In the 90’s, there was a movie set in this Pennsylvania town called Groundhog Day. In the movie, there is another character named Phil (not the groundhog), who is a TV reporter sent from the big city to cover the groundhog story. Phil is a cynical guy, who thinks this small town and their big event is just a big waste of time. While in town, he falls for a local woman, Rita. He does not make a good first impression. Things take a strange turn when Phil wakes up the next morning to find that it is Groundhog Day again. The day keeps repeating over and over. Phil uses this repeating day to learn everything he can about Rita: her favorite foods, poets and interests. Then he becomes an expert in all of them to attempt to win her over. Don’t take this as a movie recommendation, but it does raise an interesting thought.
 
I’ve often wondered when considering that movie how many people long for that possibility to relive a moment or a day. Do you have a moment that you wish you could go back and change? It is so easy for us to live with that regret, and it can keep us from moving forward. God does not give us that day to do over again, but He does give us freedom from that regret. When Paul wrote to the Corinthian church, he knew that some of his writings might cause them to regret their actions, but his goal was not to have them continue in that regret. It was to motivate them to learn from it and be better. In 1 Corinthians 7:9-10 he wrote, “As it is, I rejoice, not because you were grieved, but because you were grieved into repenting. For you felt a godly grief, so that you suffered no loss through us. For godly grief produces a repentance that leads to salvation without regret, whereas worldly grief produces death.”
 
Salvation without regret. What Paul wanted for the Corinthians is the same thing God wants for us. Embrace the salvation He gives and move on to a new day.
 
– Brian


Being Disciples and Making Disciples

As I have mentioned a few times, I enjoy golf. It is fun to get out on the golf course, to visit with friends as we walk or ride along and to try to get the ball from the tee to the hole. I emphasize the word try because I am not very good at golf. I enjoy it as much as a bad golfer can, but I never seem to improve. With most sports I enjoy, I have tried to share that enjoyment with my kids. We have shot baskets together or thrown a ball around. We have ridden our bicycles and lifted weights. But when it comes to golf, I have always been hesitant. Why? Because however you may have imagined my description of being bad at golf, the reality is likely quite a bit worse. I would love for them to enjoy the game and even play with me, but I don’t like the thought of them learning it from me. I want to them to learn well. I want them to be better. Fortunately I have not been called to make golfers.
 
You and I have been called to make disciples. That command given by Jesus at the end of Matthew 28 is not optional. If we view our skills in that area in the same way that I view my golf skills, then there is only one solution: work to improve. Become the disciples we want others to be. Kenneth Boa explains how this works in his book, Conformed to His Image.
“We teach what we believe, but we reproduce what we are. Although God in His grace may often use us in spite of ourselves, we normally cannot impart what we do not possess. Discipleship does not happen by accident; it is a process that is animated by an ongoing intention of the heart. No one suddenly stumbles into spirituality, and if we do not decide to apprentice ourselves to Jesus’ authority, we will not become His disciples. Similarly, if we do not consciously intend to reproduce the life of Christ in others, we will miss our calling to make disciples. The more we know Christ, the better we can make Him known.”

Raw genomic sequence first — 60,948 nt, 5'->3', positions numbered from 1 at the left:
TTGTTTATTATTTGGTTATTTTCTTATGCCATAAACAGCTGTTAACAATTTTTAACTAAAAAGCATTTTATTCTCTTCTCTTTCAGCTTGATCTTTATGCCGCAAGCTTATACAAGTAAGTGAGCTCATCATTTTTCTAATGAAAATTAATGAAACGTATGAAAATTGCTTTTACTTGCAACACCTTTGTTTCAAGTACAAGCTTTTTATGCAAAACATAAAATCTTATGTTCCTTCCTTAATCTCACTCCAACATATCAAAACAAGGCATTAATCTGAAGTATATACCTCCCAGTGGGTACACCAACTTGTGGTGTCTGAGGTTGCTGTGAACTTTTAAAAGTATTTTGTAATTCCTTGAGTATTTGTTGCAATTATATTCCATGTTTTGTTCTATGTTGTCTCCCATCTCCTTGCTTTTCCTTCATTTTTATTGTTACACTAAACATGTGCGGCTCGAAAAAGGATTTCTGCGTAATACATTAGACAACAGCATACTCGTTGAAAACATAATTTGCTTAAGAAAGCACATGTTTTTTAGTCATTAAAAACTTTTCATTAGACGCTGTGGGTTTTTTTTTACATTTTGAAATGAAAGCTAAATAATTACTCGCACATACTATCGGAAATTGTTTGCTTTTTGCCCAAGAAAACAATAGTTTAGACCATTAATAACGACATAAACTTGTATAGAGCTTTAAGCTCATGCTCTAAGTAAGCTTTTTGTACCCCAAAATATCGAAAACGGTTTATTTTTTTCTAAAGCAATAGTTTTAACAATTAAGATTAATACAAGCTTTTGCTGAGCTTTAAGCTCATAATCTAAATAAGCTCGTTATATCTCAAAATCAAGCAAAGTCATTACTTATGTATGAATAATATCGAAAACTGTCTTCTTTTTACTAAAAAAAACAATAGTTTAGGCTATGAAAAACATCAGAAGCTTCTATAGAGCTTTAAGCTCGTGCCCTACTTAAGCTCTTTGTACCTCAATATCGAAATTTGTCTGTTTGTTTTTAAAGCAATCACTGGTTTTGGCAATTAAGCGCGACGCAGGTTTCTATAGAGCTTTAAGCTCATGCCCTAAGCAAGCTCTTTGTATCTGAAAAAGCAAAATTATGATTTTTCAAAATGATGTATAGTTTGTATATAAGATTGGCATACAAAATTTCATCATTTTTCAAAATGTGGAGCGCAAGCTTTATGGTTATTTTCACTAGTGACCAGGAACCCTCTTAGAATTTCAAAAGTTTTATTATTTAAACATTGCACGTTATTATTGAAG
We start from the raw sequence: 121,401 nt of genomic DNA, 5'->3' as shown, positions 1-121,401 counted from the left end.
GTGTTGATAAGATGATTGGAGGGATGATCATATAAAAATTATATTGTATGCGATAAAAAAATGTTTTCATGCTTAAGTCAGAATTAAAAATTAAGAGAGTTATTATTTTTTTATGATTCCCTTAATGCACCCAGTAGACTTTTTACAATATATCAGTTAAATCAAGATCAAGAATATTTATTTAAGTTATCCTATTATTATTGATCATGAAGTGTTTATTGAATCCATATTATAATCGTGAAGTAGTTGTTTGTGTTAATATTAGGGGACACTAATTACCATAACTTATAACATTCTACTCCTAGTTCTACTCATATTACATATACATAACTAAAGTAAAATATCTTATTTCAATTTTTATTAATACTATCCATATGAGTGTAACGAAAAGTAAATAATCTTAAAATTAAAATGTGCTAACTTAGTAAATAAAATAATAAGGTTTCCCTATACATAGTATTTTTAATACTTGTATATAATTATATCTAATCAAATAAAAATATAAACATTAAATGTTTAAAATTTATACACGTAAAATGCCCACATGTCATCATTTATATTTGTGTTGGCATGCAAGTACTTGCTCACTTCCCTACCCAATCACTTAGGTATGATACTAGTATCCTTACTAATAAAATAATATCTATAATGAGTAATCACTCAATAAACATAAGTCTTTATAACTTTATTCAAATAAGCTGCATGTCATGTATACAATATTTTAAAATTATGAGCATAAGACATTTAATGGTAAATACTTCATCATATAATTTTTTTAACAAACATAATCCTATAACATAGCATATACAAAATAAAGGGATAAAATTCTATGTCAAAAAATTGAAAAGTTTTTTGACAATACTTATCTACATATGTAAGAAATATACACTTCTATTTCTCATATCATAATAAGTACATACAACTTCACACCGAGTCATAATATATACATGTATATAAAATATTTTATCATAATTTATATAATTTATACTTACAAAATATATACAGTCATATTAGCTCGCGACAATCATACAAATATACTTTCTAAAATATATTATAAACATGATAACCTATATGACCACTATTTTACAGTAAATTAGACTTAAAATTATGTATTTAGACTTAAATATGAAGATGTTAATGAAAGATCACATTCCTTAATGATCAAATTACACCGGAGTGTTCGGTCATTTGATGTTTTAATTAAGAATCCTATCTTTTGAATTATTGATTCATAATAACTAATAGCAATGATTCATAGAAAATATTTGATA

That last sentence is the key. To make disciples, we must know Christ well. To teach others to live like Him, we have to be the example of living like Him. It was His design with His first apostles, and it is His design with us today. Don’t hesitate. Be like Him.
 
– Brian
 
And I, when I came to you, brothers, did not come proclaiming to you the testimony of God with lofty speech or wisdom. For I decided to know nothing among you except Jesus Christ and him crucified.  (1 Corinthians 2:2)


The New Testament

James Burton Coffman is a name that is known by many preachers and teachers in churches of Christ. I have seen his Bible commentaries on the shelves of church libraries and ministers’ offices across the country. He passed away in 2006 at the age of 101, but his writings continue to help students of the Bible learn about God and his word. The following paragraphs from the conclusion of Burton’s commentary on Matthew were shared with me recently. He reminds us of the importance of the New Testament. – Brian
 
The New Testament stands in glorious isolation as the unique source of authority in the religion of Christ. Its tiniest declaration is of more consequence than all the councils of Christendom. The New Testament is the religion of Jesus Christ; all else is incompetent, irrelevant, and immaterial. Its teachings will judge men and angels at the last day. It is the exclusive and final word of God through Christ, as confirmed to us by them that heard him. What it binds or looses on earth will be bound or loosed eternally. The concurrent opinions of all the wise men on earth are not sufficient to countermand a single line of it. The human race shall not be done with this book till the Christ himself shall appear the second time apart from sin to judge the world in righteousness.